What next for PST chief Benedicte Bjørnland and Norway's terror threat? Photo: Berit Roald / NTB scanpix
Four terrorists connected to Isis were responsible for the recent terror alert in Norway, claimed a media report on Thursday.
Dagbladet reported they know the identities and backgrounds of four Isis terrorists with nationalities outside of the Middle East. The group were on their way to Norway and this triggered a terror alert on July 24th, according to newspaper sources.
The Norwegian intelligence agency on July 18th was warned by a foreign agency that a terror attack against Norway was expected. At the same time, PST (the Norwegian police security agency) received notification from another cooperating agency of a planned terror attack against Norway.
It is not known where the terror attack was supposed to happen, but information indicated that the terror operation would be on a large scale and would spread fear around the world.
Security and intelligence organizations in Europe were sure the four Isis terror suspects travelled to Athens in the middle of June this year, but that was where all traces ended. No intelligence source knows where anyone of the four are now, but the message to the Norwegian secret services was that they were heading north.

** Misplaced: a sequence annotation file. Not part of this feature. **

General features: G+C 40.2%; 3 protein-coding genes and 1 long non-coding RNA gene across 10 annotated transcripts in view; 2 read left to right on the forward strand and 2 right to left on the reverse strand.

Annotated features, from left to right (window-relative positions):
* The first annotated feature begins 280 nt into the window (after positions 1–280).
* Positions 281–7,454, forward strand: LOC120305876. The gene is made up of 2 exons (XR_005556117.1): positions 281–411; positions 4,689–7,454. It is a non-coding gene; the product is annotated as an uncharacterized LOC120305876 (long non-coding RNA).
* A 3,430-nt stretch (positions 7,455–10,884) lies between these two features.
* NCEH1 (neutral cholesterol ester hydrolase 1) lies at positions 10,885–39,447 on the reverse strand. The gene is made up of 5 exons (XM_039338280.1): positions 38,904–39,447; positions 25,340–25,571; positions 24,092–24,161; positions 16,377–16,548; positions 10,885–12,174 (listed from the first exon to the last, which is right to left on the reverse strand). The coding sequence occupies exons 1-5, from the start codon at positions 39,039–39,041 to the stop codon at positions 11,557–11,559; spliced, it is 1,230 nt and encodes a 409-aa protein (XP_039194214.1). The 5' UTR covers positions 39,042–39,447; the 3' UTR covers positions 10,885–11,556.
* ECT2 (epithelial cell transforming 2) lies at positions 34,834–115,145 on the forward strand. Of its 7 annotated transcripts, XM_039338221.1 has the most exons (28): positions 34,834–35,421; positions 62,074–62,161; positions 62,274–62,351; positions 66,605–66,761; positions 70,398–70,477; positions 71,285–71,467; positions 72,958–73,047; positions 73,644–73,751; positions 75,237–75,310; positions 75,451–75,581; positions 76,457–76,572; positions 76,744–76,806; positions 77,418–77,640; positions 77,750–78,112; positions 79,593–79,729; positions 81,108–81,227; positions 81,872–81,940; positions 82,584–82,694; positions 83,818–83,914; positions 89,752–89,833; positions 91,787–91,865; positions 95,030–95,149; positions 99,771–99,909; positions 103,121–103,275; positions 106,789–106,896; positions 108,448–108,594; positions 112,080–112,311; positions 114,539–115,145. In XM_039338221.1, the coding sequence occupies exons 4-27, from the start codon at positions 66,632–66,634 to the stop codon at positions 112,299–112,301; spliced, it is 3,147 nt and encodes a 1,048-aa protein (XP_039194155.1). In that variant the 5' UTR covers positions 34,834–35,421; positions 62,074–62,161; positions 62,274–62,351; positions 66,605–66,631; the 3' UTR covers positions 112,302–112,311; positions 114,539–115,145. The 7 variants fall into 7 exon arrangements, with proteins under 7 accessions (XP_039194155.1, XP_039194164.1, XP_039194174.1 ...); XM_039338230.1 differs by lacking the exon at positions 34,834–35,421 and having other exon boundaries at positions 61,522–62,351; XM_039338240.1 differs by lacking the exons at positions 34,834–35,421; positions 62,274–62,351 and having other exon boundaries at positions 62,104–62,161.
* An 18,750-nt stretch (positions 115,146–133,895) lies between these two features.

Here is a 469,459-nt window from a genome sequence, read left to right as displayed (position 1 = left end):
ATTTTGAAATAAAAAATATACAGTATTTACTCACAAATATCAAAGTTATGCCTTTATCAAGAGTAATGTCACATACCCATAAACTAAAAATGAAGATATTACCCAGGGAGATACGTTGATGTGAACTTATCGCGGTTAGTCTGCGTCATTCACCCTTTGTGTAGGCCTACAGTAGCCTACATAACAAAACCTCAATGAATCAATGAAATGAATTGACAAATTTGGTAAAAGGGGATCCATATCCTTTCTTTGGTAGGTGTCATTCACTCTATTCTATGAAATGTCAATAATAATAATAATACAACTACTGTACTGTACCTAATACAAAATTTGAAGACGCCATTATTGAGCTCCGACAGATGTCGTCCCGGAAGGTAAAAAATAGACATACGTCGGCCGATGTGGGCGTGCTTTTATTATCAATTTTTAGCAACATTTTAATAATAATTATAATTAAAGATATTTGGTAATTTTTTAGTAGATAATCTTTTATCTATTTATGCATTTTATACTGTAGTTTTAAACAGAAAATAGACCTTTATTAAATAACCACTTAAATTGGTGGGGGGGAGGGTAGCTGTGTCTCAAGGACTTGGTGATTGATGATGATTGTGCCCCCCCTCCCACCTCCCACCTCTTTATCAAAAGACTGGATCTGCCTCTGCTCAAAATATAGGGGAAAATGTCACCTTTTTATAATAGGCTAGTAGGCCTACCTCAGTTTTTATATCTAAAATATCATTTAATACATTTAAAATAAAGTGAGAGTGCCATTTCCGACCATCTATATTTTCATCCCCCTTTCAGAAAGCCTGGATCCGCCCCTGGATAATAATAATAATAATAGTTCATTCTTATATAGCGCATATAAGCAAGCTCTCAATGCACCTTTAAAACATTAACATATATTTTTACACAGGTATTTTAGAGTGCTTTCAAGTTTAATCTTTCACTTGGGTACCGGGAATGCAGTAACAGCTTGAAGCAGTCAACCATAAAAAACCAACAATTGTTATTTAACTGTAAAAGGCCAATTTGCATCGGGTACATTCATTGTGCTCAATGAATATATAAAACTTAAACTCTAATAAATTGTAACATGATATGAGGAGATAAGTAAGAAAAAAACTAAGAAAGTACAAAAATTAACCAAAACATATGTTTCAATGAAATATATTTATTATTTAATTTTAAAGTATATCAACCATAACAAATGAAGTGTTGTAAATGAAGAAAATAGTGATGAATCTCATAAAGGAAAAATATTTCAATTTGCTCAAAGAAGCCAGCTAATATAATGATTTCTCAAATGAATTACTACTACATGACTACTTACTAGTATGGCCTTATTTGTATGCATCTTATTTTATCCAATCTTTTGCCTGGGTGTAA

An insider close to the situation at the time said to Dagbladet: “We didn't know if it would be the four described in the Interpol notifications who would strike. Or if it could be a diversionary exercise. There was no reason to assume that the individuals going to Norway would travel together. If Norwegian authorities went forward with such information, it could have created more confusion.”
According to Dagbladet, Norwegian security authorities received information from cooperating agencies abroad, indicating that the terror alert prevented the alleged Isis terrorists from coming to Norway. But even though the terror alert is not as visible in Norway today as it was over summer, it is assumed the threat of a terror attack against Norway is not over.
The justice department, the Norwegian Intelligence Service and PST have all declined to comment on the report.